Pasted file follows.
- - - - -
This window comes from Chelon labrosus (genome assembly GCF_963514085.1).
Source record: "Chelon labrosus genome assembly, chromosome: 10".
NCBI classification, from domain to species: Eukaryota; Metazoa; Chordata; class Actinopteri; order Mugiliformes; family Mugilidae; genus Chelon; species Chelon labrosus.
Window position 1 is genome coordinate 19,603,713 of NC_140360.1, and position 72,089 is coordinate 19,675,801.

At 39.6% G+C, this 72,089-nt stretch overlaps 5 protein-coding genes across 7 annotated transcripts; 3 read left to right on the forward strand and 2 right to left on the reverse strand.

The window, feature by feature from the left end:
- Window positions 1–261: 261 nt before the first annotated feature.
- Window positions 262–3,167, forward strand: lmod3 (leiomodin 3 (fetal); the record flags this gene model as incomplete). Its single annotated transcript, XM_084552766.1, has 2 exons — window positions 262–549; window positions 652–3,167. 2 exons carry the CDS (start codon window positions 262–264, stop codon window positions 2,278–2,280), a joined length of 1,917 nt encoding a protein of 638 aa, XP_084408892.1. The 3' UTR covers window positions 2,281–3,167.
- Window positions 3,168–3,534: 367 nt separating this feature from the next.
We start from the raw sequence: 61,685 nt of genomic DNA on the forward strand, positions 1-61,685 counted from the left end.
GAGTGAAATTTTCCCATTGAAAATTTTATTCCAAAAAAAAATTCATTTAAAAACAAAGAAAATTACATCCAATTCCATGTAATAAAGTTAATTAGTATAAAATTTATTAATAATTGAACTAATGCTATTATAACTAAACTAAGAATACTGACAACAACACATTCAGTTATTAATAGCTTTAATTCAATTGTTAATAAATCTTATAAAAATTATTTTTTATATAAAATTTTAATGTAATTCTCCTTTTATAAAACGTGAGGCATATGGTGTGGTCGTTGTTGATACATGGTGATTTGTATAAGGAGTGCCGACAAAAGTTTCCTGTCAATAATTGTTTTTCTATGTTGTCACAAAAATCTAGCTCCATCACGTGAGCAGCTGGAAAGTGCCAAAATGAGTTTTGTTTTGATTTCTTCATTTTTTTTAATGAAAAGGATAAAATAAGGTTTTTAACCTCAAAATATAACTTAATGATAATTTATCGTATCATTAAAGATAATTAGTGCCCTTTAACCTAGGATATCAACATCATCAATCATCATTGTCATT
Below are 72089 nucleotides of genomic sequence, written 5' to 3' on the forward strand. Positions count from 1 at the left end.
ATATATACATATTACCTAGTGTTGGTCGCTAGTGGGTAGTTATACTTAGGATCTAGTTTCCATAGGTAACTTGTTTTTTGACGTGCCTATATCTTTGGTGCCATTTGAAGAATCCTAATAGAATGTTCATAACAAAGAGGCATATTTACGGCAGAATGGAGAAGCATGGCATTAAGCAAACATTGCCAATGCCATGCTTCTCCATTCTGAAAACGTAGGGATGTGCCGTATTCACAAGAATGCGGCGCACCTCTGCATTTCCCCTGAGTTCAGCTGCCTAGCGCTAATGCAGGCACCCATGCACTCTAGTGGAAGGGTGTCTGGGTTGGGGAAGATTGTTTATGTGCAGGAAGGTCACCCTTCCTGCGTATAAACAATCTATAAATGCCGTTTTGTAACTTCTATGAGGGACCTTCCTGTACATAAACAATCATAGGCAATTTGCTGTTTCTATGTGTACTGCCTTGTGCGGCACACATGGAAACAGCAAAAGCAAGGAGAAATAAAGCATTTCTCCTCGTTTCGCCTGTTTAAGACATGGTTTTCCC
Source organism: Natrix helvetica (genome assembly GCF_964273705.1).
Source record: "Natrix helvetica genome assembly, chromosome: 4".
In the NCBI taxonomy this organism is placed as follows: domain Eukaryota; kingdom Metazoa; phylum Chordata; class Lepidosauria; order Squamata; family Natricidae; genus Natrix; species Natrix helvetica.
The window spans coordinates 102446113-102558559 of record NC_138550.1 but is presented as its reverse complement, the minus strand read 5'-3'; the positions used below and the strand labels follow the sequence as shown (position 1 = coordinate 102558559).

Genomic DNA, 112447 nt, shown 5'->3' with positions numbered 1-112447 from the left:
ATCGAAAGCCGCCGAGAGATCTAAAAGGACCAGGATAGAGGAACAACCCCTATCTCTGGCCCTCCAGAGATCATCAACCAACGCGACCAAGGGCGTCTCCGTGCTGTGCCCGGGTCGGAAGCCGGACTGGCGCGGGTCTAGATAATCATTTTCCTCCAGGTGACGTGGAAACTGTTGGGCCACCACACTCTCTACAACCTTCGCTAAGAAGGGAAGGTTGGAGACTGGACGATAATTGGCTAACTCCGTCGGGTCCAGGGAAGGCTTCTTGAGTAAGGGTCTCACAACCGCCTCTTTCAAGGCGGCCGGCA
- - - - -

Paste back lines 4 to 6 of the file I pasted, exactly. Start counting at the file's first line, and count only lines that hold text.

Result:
Window position 1 is genome coordinate 19,603,713 of NC_140360.1, and position 72,089 is coordinate 19,675,801.

At 39.6% G+C, this 72,089-nt stretch overlaps 5 protein-coding genes across 7 annotated transcripts; 3 read left to right on the forward strand and 2 right to left on the reverse strand.

The window, feature by feature from the left end: